by Amy Kucharski, Waco, Texas
You’ve probably heard it said that it’s not your presents that matter, but your presence. Well, does just being in the room count?
I wish I could chuck my cellphone through the window. But if I did, I’d have to tape plastic bags to the window for “security” while I drove to the Apple store to get my iPhone screen fixed, and for a few weeks after that, until I could save up the money to repair my house. Priorities.
I don’t know how I would live without my phone, while I shudder to imagine my kids tuning me out someday while they play or text on theirs. ‘What am I teaching them?’ I ask myself. I have pet peeves about phones. We all do, right? Someone bringing theirs to the dinner table or a restaurant. Constantly checking it while you’re supposed to be hanging out together. Parents focused on their phones instead of their children. The last one is a huge source of internet mommy shaming, of course, and yet I haven’t met a person who doesn’t violate their own principles about phones. They are simply addictive. I’ve tried setting it down in the kitchen or leaving it in my purse. This works sometimes. But not all the time. There’s probably been far too much said on the subject, and this post is not meant to belabor the point.
One day recently, sitting in our empty new house waiting for the furniture, with nothing to entertain me but my phone for hours, I finally got sick of it. I put it down and pondered all of the above things. I asked myself what I want people to see, physically, from me. Especially my children, but anyone I’m with. Head down? Ignoring them? Laughing or steaming about something they have no context to appreciate whatsoever? I thought about how, cellphone obsession aside, people are often distracted or not giving their best to those around them. And by people, I mean me.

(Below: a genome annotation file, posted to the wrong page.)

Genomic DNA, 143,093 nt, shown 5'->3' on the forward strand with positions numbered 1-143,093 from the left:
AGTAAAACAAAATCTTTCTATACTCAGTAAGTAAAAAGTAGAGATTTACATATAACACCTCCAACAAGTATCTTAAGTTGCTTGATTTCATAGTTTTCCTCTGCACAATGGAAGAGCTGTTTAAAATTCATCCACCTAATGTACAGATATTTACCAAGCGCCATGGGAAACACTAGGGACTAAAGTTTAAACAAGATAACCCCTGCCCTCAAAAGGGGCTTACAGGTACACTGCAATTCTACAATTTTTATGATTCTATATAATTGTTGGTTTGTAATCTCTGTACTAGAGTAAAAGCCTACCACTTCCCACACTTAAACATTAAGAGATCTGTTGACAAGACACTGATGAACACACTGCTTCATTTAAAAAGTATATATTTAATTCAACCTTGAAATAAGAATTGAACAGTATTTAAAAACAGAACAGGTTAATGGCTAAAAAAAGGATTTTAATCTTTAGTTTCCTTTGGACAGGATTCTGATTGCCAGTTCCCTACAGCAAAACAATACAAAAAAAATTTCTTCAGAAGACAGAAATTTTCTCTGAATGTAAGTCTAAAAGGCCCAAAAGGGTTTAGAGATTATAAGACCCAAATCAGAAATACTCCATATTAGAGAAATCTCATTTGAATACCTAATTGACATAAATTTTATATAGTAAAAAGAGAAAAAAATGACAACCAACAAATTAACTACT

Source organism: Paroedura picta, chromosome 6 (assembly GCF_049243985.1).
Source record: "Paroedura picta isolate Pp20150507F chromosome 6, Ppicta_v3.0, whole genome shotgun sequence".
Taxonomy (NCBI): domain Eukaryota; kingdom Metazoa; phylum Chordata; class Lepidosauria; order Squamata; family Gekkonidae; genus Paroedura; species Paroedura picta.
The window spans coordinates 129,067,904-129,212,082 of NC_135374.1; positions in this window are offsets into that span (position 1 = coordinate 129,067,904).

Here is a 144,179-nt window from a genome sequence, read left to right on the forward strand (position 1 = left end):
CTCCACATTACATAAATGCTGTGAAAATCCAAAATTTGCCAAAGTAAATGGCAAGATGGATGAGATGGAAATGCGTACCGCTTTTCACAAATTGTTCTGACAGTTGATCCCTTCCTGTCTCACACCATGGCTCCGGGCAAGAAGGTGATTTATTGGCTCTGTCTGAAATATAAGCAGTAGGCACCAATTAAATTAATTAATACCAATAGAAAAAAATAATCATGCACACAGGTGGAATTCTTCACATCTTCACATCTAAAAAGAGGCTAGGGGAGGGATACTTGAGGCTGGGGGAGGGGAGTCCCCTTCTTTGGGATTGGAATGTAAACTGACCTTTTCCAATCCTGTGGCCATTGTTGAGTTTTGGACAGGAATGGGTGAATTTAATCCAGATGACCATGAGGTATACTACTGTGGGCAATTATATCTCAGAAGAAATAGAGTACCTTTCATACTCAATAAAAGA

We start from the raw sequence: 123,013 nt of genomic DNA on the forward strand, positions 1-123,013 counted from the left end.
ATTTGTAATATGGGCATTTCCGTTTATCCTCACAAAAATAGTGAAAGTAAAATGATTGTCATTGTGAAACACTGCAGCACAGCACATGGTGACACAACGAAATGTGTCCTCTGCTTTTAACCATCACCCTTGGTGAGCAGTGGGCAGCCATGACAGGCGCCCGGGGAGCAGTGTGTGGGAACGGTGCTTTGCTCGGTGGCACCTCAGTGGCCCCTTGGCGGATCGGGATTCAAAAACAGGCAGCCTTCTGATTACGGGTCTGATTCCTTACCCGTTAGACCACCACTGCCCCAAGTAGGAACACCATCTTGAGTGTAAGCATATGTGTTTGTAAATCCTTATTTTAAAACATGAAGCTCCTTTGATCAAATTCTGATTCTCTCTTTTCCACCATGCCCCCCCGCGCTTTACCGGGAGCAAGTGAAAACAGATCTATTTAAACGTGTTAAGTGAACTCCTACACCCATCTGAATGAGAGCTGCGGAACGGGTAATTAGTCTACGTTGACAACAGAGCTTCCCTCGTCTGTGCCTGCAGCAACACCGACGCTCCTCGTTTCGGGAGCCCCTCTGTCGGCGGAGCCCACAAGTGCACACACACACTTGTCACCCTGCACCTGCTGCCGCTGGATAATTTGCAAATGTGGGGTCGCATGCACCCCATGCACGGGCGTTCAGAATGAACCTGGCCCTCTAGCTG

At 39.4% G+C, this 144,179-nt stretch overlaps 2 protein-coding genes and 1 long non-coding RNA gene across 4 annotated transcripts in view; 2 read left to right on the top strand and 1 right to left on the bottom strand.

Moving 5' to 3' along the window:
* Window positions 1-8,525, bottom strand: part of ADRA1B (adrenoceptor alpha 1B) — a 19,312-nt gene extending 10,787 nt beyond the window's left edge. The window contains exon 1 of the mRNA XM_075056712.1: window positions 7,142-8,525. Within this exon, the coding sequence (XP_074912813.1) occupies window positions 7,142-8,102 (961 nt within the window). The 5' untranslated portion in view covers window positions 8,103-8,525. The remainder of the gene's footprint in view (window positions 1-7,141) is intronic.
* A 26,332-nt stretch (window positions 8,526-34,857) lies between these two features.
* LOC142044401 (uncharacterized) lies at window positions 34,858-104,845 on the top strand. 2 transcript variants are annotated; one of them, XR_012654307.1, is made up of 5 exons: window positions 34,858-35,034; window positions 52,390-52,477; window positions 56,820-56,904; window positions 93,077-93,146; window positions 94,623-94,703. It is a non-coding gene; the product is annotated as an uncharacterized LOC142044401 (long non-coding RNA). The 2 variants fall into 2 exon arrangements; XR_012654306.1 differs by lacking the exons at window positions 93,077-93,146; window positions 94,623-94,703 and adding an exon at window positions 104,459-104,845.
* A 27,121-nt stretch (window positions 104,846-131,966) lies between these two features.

So I pictured what it physically would look like for me to be available. How can I communicate my physical, mental and emotional presence to another person? I got this idea to create these “mantras.” Then I quickly had to Google the definition of “mantra” to make sure I was using the right word: “Mantra – a word or phrase that is repeated by someone who is meditating….believed to have psychological or spiritual power; the spiritual value of mantra comes when it is audible, visible, or present in thought.” Ok, that works for me. Yes, I realize the term has some roots in Eastern religion, and some Westerners get nervous about the term “meditation” but as my pastor has pointed out many times, it’s just focused thought. I imagined having the mantras I wrote taped to the back of my phone, or on my refrigerator. Well, here they are. See what you think:
When I wrote the “Fun Mantra,” I was thinking a lot about how much attitude affects presence – especially when you want to go out and have fun with someone.
I probably need to work on these images – I made them quickly so I could be available for my kids when they wake up 🙂 But anyway, what do you think? Do you have a mantra? Do you have trouble giving focused attention to people or do you have a secret or method that works when you’re with others? Please consider writing a guest post (see submissions page).